There are a small group of people in my neighbourhood who have recently decided to stand up and do something about an issue that is having a huge effect on our community: in this case it’s to do with the destruction of our local coastline. In finding the courage to speak out, they have opened themselves up to abusive phone calls, nasty letters and bullying by those who feel their “rights” may be infringed in some way.
Those protesting are the “againsters”- people who react aggressively and forcefully to protect and justify their behaviours, even if it’s blatantly obvious that those behaviours are damaging and impactful on the environment and on other people. They are “against” any changes to the way things are. No compromise. No discussion. Just plain NO.
They are supported by the bystanders, the ostriches-the “she’ll be right mate/ ignore it and it will go away” mob- those who prefer to live in Comfort Land where everything has a fairytale ending….(insert fairy sprinkles here )
In our society people love to gang up and ridicule those who have the courage to stand up for something. Those who choose not simply to put up with things. Those who are willing to speak up, to blow the whistle, to fight for things, to stand for something. We have a host of derogatory names for them- dobbers, whingers, troublemakers, greenies, lefties, loonies, whistleblowers, idealists…(yeah, I am being polite here!)
I recently read a book that had a profound impact on me (‘Wilful Blindness’ by Margaret Heffernan.) One of the things that was discussed was how the need to fit in and be accepted allows us to overcome our moral judgements. How a fear of standing out from the crowd, a need to be accepted, overrides our moral beliefs about speaking up, even when faced with the blinding obvious. Even when we know what’s happening around us is wrong.…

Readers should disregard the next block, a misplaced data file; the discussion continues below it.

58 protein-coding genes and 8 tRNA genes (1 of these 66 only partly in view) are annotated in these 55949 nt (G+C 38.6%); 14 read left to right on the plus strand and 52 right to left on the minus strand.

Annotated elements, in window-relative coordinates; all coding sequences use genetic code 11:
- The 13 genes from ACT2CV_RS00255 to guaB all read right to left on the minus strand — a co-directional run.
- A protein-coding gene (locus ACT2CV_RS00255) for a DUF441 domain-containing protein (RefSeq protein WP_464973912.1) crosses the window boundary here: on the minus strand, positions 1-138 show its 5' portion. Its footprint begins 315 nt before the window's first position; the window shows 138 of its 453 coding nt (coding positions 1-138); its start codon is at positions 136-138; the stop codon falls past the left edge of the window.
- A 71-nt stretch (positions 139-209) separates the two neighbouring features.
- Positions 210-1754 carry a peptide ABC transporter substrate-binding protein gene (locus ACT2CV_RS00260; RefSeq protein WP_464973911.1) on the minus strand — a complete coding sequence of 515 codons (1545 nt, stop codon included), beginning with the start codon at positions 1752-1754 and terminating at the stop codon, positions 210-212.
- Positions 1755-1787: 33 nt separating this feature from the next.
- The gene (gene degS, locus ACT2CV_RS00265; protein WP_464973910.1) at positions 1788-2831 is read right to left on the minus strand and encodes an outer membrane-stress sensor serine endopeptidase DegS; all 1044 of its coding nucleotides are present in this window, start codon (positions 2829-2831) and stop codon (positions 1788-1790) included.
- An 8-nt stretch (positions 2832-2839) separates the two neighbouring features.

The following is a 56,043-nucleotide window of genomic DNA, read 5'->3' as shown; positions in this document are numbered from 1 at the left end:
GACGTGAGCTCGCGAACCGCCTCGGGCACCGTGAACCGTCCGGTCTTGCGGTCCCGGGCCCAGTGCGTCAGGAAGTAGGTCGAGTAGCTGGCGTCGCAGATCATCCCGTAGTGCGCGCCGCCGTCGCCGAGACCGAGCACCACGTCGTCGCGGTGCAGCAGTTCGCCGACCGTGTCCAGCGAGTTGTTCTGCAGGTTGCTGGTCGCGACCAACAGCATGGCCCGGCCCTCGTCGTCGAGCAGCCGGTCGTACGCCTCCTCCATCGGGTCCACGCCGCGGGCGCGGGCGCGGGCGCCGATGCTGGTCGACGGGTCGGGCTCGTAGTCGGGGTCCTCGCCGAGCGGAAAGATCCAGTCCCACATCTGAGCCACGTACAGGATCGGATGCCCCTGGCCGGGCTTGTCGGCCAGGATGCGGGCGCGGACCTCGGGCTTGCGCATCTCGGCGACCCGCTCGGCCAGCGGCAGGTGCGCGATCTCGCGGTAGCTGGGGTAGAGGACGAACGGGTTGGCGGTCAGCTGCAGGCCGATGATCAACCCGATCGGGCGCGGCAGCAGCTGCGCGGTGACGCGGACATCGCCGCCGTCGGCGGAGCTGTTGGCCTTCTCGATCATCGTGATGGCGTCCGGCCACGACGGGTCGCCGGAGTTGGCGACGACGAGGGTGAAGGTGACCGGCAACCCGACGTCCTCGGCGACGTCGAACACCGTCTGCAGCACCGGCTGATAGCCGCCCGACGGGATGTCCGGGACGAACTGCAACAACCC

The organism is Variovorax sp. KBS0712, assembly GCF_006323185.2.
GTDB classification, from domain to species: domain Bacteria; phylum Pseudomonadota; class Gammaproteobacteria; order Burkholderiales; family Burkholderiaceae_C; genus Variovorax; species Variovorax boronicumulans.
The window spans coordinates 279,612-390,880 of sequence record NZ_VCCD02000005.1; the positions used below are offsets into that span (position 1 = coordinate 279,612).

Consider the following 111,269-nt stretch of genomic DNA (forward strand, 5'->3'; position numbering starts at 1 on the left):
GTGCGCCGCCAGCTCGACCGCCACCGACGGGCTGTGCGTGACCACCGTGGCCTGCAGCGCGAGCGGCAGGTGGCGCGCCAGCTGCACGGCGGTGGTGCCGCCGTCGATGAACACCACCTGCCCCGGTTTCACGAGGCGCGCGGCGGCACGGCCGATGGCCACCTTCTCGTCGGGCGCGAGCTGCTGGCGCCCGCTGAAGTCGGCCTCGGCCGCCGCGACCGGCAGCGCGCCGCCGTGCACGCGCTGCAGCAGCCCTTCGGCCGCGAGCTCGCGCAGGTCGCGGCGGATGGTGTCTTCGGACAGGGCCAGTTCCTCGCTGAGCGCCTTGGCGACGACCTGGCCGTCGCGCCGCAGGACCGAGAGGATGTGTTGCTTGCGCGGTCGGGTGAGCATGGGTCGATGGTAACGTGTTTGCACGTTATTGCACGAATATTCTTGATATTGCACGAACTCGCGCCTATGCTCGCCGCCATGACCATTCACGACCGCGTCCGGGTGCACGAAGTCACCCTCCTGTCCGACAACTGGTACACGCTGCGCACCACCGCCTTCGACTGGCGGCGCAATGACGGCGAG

I know of a man in a small country town. He is a violent, abusive, nasty drunk who beats and terrorises his wife and children. The local police know him well. This is common knowledge yet… he has lots of friends, he is popular at the town pub, everyone is pleasant to him around town and (get this!) he gets to be Father Christmas in the town Christmas celebrations. The local kids sit on his knee and he hands them out presents. Everyone conveniently “overlooks” the fact that he is a violent and dangerous man who should be the last choice to hold this position in a community. (After all, how different from the spirit of Christmas could you possibly get??)
Because “everyone” thinks he is a “nice bloke,” no one has the guts to be the first to stand up and call him on it. People follow the lead of “everybody else” and nobody does a damn thing. And so, the message all around is that his behaviour is okay. No one wants to be the first to stand (ie: create a scene/ cause a ruckus/ make a fuss/ stir things up.)
So, they do nothing.
It’s much easier not to, so they don’t.
And, as one, a whole community combines to perpetuate something that is unacceptable.
We can be awake or we can be the metaphorical ostrich (and sometimes that’s okay-after all, we can’t stand up for everything or we would become totally overwhelmed and burn ourselves out- trust me-tried that one-doesn’t work!)
We do however, have a choice in not joining in with those whose sole purpose seems to be in cutting down the lighthouses who choose to take a stand.
Sometimes you will agree with their cause and sometimes you will not.
The very least we can do is to defend their right to stand for something…